My own position is that national governments have proven themselves over the years to be significantly poor at making and enforcing such decisions, all too often becoming the panderers of more divisibility and destruction. That they are legally right does not lead to a sense of justice. We need better solutions, it is true, but from whom and where they will come, is anybody’s guess.

  • 3. Youtube » Potential victims of the E-Crime Ordinance?  |  February 27, 2008 at 12:40 pm

    […] D’ Technology Weblog: Technology, Blogging, Tips, Tricks, Computer, Hardware, Software, Tutori… wrote an interesting post today on Potential victims of the E-Crime Ordinance?Here’s a quick excerptFaisal and Ayeshah discussed the YouTube blockage and its implications with Dr. Umar Saif of LUMS. Some of the things that were discussed… […]

  • 4. Adnan AKA Boat  |  February 29, 2008 at 10:43 am

    Looks like a missed a good event!

  • 5. Vic  |  March 1, 2008 at 1:28 pm

    Evidently the YouTube brownout was more in the nature of an ‘oops’ event than anything malicious or sinister.

    35 years ago, a chap called Kashmir Singh was arrested in Pakistan, eventually convicted and sentenced to death by hanging. This week, his sentence has been commuted and he is being deported to India, from where he travelled so long back, to return to his family. 35 years of denial and delay, amounting to a miscarriage of justice. The Pakistan Human Rights Minister, Mr Burney, was reported to have searched 20 jails for him, after hearing about his case some years back, then issuing a public appeal.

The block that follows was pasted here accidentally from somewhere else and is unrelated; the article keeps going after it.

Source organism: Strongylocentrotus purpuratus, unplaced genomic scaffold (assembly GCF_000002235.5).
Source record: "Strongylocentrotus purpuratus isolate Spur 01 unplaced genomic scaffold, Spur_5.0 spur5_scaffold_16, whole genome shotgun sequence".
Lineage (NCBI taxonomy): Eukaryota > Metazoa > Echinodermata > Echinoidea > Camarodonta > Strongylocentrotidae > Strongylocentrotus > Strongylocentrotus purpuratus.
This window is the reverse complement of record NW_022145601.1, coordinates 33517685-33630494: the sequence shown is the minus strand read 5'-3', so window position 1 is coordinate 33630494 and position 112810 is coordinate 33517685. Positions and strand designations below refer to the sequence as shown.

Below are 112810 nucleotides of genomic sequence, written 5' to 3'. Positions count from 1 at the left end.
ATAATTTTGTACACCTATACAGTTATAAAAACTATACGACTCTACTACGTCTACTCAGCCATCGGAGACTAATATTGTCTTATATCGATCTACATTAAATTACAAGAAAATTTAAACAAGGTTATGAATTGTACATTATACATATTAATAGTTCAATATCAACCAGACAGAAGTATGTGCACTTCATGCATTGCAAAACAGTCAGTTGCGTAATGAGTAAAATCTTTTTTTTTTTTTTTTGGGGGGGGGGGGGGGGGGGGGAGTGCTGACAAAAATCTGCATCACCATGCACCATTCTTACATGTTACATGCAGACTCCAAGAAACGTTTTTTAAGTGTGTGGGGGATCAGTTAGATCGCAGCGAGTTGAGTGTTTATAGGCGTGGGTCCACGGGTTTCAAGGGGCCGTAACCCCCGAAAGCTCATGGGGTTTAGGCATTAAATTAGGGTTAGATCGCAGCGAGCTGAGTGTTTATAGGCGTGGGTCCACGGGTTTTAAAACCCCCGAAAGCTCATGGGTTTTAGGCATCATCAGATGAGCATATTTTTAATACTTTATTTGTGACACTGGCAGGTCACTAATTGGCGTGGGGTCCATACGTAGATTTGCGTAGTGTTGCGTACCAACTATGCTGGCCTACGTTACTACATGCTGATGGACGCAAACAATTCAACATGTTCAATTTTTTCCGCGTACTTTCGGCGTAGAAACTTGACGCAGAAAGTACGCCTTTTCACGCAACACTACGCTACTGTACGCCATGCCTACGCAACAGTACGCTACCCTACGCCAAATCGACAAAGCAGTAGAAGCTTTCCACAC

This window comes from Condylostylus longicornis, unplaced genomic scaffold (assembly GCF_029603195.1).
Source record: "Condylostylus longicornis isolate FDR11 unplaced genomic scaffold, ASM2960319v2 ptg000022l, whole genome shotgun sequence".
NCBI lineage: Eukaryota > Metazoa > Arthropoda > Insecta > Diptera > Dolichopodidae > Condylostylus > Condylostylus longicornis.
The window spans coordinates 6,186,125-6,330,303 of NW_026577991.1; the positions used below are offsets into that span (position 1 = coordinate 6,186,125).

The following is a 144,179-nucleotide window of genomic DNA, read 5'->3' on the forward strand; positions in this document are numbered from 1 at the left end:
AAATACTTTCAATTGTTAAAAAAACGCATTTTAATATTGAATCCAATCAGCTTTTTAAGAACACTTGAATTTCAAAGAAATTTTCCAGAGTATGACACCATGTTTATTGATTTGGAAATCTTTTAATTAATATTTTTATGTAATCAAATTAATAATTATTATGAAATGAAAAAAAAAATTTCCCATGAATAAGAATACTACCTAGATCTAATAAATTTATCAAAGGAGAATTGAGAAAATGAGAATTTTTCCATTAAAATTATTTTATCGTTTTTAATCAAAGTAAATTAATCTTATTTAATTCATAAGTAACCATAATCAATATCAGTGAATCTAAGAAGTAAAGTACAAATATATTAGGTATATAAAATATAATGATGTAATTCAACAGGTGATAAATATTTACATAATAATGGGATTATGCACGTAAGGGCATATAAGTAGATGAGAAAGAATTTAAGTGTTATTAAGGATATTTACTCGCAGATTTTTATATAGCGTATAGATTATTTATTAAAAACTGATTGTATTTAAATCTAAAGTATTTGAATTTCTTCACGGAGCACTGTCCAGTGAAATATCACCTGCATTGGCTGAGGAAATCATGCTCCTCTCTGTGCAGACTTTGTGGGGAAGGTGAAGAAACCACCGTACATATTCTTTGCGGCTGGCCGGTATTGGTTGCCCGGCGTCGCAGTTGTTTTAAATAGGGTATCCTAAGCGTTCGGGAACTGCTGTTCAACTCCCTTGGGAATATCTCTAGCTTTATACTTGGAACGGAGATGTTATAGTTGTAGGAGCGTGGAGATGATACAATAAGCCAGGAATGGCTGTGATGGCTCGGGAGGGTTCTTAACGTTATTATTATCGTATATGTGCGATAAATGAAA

Not that everyone is perfect, but when systems are so bad that real humans fall between the cracks, losing a lifetime although still alive, should society continue to support ‘disciplinary’ laws and their rules, even enacting more and more?

    The latest excuse for a range of such laws across the world is ‘national security’, an umbrella beneath which all manner of intrusions into personal privacy are clubbed, leading inevitably to a state of continuous yet avoidable tension.

    In the case of so-called ‘cybercrimes’, the definitions of such offences are so wide-ranging, presumably in an effort to encompass all the directions in which newer technologies will go, that they end up absurdly pushing ordinary levels of acceptable behaviour into the criminal.

    In India, there are instances of legislators willfully ignoring public movements and non-violent agitations to pass patently absurd and corruption-friendly orders. One such proposal, involving IRs 1,000 crores of potential public loss, and the destruction of an historic monument, in a municipal property ‘development’ in Mumbai, is set next week for a second round in the legislature, after public outpourings greeted the first decision.

    The public agitation did not come about automatically, Groups of citizens from all walks of life had to move their neighborhoods to protest to the local legislators, a process that was sometimes laughably witnessed by the absence of the legislators at public meetings (itself remarkable! Imagine an elected legislator not coming to a meeting where he/she is the chief guest!).

    To press a demand for a second look at the e-crime bill, one option is to use the law itself to weigh in, but surely only if the person thus targeted is culpable. Were the players involved in this regrettable foulup, one that cascaded into an embarrassing public spillover across the world, involved in the creation of this e-crime bill? Should either of the primary offenders, whose actions precipitated the accident, be deliberately entangled into a case fraught with such punitive consequences, if they were not actively responsible for the bill itself? It would not be very honourable.